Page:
I have not been working since the end of last year. I quit the job I'd had for 6.5 years because I was tired of all the traveling it required. I was usually on the road 3 days a week and really did not enjoy that in the winter time. I am a chicken when it comes to driving in snow. Since we no longer had any debt payments we could afford for me to be home for a while as I looked for something else to do.
I knew that I wanted to work part-time and wanted it to be close to home so I didn't have to drive. That's hard to find in a small town (population 2500) with very limited options.
I had briefly tried working from home for a company that contracts with individuals to provide phone support. I thought I was really going to like that. I worked one week doing that and resigned. The training for that particular job was not adequate. I still have the phone and headset so I could fall back on something like that again if I had to. I have friends that work for other companies fulfilling more of a switchboard type of role and they really enjoy it.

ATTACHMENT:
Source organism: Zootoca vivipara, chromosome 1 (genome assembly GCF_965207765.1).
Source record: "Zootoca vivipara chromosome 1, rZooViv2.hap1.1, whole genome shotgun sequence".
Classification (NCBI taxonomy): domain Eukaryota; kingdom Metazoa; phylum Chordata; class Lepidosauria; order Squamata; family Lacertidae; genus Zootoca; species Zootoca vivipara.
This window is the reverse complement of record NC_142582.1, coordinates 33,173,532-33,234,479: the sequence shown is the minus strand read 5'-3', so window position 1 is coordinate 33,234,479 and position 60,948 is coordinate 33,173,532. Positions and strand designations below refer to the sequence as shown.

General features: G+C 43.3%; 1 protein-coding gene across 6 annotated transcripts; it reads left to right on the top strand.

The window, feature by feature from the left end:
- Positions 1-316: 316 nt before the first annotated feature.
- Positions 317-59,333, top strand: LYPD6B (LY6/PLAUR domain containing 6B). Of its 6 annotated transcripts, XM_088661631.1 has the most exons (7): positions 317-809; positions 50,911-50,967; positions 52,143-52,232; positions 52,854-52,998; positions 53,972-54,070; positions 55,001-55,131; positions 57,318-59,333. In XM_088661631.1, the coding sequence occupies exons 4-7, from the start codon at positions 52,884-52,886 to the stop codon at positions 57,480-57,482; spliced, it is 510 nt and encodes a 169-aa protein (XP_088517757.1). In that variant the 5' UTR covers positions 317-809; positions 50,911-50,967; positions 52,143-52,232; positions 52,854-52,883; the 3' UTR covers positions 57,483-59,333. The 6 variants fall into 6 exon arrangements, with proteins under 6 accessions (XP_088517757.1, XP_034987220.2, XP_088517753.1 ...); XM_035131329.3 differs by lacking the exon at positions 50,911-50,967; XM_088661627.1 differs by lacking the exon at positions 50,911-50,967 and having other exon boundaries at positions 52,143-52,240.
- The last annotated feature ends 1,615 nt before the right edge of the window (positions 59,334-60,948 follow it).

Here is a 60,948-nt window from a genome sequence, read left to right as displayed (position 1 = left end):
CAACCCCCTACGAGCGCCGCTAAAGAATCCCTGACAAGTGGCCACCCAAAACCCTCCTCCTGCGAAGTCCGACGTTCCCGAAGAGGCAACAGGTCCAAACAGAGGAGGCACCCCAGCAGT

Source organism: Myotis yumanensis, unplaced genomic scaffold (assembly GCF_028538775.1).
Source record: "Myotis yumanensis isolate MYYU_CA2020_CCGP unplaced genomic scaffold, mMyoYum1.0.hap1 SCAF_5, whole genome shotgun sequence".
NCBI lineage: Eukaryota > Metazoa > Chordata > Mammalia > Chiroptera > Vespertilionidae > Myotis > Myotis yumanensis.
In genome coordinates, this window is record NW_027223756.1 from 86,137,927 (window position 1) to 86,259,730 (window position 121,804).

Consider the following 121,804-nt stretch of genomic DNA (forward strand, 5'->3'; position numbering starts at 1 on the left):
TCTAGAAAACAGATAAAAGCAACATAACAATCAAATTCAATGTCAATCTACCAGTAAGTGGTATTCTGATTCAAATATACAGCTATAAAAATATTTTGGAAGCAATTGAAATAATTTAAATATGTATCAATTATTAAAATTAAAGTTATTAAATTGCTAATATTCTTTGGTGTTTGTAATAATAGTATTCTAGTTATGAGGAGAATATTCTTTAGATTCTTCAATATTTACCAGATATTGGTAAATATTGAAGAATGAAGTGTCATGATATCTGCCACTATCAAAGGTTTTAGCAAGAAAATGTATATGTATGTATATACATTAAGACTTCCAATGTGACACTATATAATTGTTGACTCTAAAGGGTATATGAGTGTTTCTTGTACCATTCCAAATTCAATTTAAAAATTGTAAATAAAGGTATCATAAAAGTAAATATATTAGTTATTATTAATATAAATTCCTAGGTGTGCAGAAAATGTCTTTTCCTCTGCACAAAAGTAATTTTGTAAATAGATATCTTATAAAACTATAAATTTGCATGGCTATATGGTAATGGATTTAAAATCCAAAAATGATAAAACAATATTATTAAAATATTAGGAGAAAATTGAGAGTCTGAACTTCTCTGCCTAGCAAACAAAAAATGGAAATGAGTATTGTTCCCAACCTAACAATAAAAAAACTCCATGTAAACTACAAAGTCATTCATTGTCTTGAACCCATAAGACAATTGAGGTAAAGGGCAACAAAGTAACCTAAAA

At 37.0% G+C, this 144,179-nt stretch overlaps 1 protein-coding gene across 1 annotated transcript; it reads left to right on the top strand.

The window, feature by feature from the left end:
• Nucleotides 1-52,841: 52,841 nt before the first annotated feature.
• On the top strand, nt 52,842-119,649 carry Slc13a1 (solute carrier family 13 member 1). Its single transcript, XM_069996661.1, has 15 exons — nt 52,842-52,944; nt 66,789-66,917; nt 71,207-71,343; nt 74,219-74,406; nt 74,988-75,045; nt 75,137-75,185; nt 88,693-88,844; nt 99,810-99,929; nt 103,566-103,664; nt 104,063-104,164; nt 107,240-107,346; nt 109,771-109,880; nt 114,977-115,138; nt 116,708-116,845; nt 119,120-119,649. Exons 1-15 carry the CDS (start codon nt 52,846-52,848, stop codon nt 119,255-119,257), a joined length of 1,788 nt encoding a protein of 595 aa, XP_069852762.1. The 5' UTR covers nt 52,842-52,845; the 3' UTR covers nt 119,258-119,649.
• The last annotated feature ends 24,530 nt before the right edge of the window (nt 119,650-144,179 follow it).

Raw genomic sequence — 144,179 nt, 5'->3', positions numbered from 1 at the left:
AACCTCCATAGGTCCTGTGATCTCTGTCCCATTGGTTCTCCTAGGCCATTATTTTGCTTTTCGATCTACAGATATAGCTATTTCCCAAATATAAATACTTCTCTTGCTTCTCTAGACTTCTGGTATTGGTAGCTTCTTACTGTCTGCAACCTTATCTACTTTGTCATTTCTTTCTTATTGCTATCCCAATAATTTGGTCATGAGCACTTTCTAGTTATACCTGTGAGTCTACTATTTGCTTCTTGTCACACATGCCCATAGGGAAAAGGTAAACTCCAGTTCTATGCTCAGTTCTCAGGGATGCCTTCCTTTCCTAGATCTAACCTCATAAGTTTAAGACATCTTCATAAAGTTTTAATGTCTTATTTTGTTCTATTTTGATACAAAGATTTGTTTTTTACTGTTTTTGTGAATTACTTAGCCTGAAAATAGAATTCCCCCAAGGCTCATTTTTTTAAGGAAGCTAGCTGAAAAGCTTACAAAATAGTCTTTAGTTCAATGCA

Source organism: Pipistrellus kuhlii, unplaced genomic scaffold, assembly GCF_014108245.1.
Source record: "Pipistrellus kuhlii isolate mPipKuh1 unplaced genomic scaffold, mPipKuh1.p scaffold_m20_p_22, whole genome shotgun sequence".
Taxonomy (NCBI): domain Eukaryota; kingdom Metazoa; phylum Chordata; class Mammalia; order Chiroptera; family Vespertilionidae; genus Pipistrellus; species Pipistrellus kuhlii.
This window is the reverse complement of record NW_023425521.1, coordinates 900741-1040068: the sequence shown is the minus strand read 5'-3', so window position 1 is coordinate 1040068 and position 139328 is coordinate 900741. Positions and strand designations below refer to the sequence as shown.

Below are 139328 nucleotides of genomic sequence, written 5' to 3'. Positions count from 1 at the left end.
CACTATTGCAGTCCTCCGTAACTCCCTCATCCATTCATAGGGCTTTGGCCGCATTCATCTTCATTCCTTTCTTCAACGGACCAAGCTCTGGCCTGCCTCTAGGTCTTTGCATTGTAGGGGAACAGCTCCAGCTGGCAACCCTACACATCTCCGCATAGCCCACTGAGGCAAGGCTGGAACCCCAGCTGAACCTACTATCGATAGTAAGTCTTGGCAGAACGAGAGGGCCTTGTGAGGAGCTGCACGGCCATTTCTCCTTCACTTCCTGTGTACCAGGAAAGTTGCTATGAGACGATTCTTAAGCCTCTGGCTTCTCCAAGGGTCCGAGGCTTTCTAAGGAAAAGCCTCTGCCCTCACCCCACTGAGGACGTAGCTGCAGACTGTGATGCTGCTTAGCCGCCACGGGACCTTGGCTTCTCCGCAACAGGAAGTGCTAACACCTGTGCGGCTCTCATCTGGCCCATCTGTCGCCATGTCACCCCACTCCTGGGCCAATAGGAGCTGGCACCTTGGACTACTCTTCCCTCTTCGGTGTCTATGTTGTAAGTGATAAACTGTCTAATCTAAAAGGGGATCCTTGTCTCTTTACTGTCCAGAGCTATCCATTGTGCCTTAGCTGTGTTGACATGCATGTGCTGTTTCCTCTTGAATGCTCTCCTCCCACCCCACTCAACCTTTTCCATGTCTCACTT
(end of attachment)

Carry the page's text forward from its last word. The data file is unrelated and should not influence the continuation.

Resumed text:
Last week I got an email that the library in town that is 2 blocks from me had an opening. I started my career in that library and they wondered if I would want to come back and work part-time. I jumped at the chance. I can now walk to work again and it will only be 1-3 days a week, which is exactly what I wanted. It will be some extra spending money so that we can go geocaching this summer!